London - Wallaby coach Michael Cheika has hit back at comments from Glen Ella that he was still having "nightmares" over England's 3-0 series win 'Down Under' in June by indicating the former Australia international was not a man for tough times.
Ella became England's temporary backs guru for their whitewash tour of Australia after being appointed to the job by Red Rose boss Eddie Jones - a childhood friend of both Glen and his brother Mark Ella, one of the Wallabies' greatest flyhalves.
Saturday sees Jones and Cheika in opposition again when England face Australia at Twickenham.
Asked about the "nightmare" comment, Cheika - a former team-mate of both Ella, who no longer has an England role, and Jones at Sydney club Randwick - said: "It's funny you know everyone's up the front of the bus when they've had a win, a guy like Glen in particular.
"He's always up the front of the bus for a handout when he's had a win.
"But when it's tough and you've got to run uphill, you haven't seen that bloke or haven't seen a few of those blokes around.
"I don't think he's working with England anymore - any Aussie that would be supporting England against Australia, especially a guy that has played for the Wallabies, there's got to be a reason why. I don't know if he's bitter.
"Maybe they want to get us kicked out and have a job there I'm not sure. He's got to have a reason."
England have won all 12 Tests since Jones took charge after the hosts' early exit at last year's World Cup.
By contrast Australia, who went all the way to the World Cup final before succumbing to New Zealand, head into Saturday's Cook Cup match having won six and lost eight out of 14 Tests in 2016 following last week's defeat by Ireland in Dublin.
"I'm upset about losing at the time of course...but for the year as a whole? Mate, I think we've improved and we're going well," said Cheika.
This week has seen Jones, the Wallabies' coach when they were beaten by England in the 2003 World Cup final in Sydney, repeat claims that both he and his current side were treated with a lack of respect in Australia earlier this year.
But according to Cheika, it's a ruse born out of Jones's need to have a chip on his shoulder even when things are going well.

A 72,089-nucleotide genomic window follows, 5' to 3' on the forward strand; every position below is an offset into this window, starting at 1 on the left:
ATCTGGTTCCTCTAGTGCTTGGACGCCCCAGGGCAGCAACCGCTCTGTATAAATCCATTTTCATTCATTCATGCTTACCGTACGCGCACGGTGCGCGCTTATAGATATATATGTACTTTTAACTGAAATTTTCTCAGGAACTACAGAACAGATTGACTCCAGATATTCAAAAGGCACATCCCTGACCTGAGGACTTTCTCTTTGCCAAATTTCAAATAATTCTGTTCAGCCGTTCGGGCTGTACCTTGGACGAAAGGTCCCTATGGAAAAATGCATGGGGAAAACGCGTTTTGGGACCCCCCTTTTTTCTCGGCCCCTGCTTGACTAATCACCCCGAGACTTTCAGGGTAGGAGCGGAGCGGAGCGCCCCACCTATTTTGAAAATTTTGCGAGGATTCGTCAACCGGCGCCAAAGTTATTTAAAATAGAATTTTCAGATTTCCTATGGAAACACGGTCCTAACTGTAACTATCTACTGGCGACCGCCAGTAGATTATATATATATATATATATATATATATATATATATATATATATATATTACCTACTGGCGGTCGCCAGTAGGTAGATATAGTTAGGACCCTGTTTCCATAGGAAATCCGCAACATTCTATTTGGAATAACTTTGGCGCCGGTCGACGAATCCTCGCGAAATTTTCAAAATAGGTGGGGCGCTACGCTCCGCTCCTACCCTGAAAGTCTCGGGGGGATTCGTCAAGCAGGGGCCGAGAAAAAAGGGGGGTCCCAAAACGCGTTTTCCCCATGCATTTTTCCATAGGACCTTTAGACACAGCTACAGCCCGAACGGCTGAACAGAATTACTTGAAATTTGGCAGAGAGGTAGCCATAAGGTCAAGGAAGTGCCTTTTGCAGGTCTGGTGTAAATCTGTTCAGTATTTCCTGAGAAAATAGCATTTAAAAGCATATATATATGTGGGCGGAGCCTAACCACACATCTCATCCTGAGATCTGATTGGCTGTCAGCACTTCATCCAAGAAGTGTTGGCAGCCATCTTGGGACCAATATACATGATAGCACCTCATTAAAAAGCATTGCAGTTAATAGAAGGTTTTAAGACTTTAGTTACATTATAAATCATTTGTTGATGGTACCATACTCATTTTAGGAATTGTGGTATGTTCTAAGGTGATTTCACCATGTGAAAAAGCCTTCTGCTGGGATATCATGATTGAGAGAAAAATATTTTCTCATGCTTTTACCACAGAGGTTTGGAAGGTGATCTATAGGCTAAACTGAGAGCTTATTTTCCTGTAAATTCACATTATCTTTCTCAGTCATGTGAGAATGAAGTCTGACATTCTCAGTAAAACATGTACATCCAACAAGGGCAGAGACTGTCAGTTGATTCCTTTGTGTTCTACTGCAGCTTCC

"He's a good Australian coach who took Australia in a World Cup that we didn't expect to go fantastic in, to the final," said Cheika.
"He's respected for that by me as a former team-mate of his and as a player. I think you saw when he was in Australia that he got a lot of respect.
"I think that whole thing is a play on. He's always operated with a chip on his shoulder and now that's there's not a chip because he's going really well, he's got to keep looking for it."
But Jones played down his role in England's revival, saying "All the credit should go to the players. They've had the talent all I've done is taught them how to play as a team, I haven't taught them about rugby."
Whoever you think he may be kidding, the one person who never takes any nonsense from Jones, according to the man himself, is his wife, Hiroko.
"Every time I go home she says, 'You'd better win this week', so it's simple," Jones said.
"I remember when I got sacked as the Wallabies coach. I came home absolutely distraught because it was my dream She said: 'Right, where are we going next?'"
15 Israel Folau, 14 Dane Haylett-Petty, 13 Tevita Kuridrani, 12 Reece Hodge, 11 Sefa Naivalu, 10 Bernard Foley, 9 Nick Phipps, 8 Lopeti Timani, 7 Michael Hooper, 6 David Pocock, 5 Rob Simmons, 4 Kane Douglas, 3 Sekope Kepu, 2 Stephen Moore (captain), 1 Scott Sio
Substitutes: 16 Tolu Latu, 17 James Slipper, 18 Tom Robertson, 19 Dean Mumm, 20 Sean McMahon, 21 Nick Frisby, 22 Quade Cooper, 23 Henry Speight
15 Mike Brown, 14 Marland Yarde, 13 Jonathan Joseph, 12 Owen Farrell, 11 Jonny May, 10 George Ford, 9 Ben Youngs, 8 Nathan Hughes, 7 Tom Wood, 6 Chris Robshaw, 5 George Kruis, 4 Courtney Lawes, 3 Dan Cole, 2 Dylan Hartley (captain), 1 Mako Vunipola
Substitutes: 16 Jamie George, 17 Joe Marler, 18 Kyle Sinckler, 19 Charlie Ewels, 20 Teimana Harrison, 21 Danny Care, 22 Ben Te’o, 23 Henry Slade